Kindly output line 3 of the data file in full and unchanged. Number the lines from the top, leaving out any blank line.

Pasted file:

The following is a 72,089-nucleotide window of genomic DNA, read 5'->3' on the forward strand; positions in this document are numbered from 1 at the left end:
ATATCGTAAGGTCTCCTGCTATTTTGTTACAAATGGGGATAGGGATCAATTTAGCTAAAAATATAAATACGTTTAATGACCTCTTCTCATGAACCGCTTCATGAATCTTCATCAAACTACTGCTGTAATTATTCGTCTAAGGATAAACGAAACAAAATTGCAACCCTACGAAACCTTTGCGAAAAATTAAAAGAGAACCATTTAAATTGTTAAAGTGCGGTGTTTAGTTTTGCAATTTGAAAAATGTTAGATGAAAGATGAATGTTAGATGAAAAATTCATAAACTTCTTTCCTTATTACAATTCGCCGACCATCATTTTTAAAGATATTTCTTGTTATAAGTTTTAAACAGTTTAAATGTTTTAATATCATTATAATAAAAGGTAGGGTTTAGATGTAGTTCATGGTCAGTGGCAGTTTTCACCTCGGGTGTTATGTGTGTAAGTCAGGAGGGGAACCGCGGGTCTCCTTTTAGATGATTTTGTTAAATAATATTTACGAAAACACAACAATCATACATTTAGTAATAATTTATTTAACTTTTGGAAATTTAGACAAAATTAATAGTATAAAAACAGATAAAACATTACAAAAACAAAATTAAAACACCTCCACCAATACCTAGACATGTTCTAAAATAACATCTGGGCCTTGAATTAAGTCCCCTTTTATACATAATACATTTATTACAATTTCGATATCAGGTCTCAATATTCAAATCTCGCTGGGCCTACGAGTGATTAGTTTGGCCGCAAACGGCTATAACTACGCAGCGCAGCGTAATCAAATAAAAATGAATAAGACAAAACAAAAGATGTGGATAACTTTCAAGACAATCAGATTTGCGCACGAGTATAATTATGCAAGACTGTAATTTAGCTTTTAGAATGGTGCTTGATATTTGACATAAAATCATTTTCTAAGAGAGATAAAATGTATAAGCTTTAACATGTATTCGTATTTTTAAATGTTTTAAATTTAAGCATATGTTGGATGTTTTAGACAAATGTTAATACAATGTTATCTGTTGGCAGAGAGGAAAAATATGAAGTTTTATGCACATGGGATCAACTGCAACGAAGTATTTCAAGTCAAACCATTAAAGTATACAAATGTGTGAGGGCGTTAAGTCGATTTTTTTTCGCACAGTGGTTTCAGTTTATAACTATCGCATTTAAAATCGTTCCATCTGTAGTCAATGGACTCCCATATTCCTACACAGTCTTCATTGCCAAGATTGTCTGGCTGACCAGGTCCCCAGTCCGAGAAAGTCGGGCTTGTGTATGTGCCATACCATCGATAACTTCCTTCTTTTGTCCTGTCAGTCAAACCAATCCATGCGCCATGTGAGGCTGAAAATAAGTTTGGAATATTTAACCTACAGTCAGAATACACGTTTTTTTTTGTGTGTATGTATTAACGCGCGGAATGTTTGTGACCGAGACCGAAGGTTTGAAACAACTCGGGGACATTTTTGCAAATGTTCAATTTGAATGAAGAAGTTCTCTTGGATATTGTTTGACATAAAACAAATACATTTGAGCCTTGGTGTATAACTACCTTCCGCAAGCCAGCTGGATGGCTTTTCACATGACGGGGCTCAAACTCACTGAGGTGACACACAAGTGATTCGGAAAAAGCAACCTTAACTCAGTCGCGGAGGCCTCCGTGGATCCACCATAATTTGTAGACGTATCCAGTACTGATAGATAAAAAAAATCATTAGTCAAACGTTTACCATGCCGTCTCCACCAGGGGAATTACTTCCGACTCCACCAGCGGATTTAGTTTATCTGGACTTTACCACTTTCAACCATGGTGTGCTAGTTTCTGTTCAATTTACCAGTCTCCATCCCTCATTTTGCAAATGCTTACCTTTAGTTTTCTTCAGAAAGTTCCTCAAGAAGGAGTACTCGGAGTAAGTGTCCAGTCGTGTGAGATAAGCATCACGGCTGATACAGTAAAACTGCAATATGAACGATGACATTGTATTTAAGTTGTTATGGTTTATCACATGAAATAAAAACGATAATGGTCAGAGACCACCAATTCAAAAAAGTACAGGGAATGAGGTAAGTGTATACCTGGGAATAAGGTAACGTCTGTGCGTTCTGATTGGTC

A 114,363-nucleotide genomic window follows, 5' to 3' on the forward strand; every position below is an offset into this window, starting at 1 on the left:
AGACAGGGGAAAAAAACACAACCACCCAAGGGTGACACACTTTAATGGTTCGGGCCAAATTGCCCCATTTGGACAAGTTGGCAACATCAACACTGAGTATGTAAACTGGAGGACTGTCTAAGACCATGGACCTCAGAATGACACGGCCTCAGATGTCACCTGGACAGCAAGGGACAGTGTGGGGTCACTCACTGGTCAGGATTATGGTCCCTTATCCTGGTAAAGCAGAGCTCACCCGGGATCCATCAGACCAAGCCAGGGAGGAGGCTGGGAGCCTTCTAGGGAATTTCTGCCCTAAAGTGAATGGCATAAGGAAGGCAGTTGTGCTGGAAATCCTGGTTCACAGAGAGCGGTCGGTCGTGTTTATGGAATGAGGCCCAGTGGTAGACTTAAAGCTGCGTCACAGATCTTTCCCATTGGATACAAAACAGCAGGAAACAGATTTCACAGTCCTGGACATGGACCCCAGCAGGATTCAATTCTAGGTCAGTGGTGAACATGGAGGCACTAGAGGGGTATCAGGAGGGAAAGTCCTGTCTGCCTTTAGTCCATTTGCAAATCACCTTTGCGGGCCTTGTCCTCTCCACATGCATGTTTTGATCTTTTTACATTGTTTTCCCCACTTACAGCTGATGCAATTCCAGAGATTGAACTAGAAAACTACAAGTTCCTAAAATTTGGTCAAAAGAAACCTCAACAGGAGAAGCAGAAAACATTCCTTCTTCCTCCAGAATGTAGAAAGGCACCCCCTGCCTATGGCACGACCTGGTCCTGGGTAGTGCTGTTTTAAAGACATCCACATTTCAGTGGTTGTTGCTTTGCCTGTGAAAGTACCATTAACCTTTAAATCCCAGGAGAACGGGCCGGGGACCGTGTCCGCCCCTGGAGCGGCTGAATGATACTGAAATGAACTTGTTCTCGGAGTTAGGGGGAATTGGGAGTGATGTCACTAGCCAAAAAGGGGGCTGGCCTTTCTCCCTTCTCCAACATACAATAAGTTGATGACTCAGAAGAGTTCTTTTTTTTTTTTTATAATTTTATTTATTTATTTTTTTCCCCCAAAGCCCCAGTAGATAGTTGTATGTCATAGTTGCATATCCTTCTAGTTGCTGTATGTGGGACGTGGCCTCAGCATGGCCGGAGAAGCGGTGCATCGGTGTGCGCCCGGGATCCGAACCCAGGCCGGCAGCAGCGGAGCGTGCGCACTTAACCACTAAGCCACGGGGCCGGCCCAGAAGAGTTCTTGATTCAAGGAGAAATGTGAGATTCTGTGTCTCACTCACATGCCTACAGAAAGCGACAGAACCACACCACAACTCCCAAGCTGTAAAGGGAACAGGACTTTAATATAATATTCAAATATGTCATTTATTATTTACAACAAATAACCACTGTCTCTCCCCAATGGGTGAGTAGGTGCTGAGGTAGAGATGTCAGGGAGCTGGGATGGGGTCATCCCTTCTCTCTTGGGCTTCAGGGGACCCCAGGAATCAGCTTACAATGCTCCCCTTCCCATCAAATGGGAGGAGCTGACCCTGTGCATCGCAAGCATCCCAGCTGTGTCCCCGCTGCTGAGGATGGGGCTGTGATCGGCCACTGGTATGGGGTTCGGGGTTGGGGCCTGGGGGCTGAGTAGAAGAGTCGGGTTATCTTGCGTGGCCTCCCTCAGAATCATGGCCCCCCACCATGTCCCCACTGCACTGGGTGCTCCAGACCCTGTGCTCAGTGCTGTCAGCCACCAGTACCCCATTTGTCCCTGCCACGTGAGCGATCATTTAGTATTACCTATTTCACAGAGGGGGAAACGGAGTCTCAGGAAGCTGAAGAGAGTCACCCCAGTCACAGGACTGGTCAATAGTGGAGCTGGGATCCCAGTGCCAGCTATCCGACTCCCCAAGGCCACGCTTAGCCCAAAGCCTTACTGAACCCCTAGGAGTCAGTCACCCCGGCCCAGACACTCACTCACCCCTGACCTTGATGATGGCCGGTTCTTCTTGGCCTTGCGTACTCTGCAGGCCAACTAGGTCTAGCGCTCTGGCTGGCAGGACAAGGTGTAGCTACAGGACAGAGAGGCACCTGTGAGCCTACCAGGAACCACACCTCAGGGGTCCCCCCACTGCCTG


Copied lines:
A 114,363-nucleotide genomic window follows, 5' to 3' on the forward strand; every position below is an offset into this window, starting at 1 on the left: